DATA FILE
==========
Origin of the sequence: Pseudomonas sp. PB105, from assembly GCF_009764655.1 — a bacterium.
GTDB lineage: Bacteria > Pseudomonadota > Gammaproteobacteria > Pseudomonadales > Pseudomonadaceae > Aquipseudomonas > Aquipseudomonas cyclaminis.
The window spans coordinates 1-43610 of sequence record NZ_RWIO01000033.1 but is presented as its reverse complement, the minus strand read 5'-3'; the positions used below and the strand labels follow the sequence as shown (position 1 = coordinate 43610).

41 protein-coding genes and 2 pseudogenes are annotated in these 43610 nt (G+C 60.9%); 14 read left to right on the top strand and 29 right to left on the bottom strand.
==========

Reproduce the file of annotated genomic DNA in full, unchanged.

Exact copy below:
Origin of the sequence: Pseudomonas sp. PB105, from assembly GCF_009764655.1 — a bacterium.
GTDB lineage: Bacteria > Pseudomonadota > Gammaproteobacteria > Pseudomonadales > Pseudomonadaceae > Aquipseudomonas > Aquipseudomonas cyclaminis.
The window spans coordinates 1-43610 of sequence record NZ_RWIO01000033.1 but is presented as its reverse complement, the minus strand read 5'-3'; the positions used below and the strand labels follow the sequence as shown (position 1 = coordinate 43610).

41 protein-coding genes and 2 pseudogenes are annotated in these 43610 nt (G+C 60.9%); 14 read left to right on the top strand and 29 right to left on the bottom strand.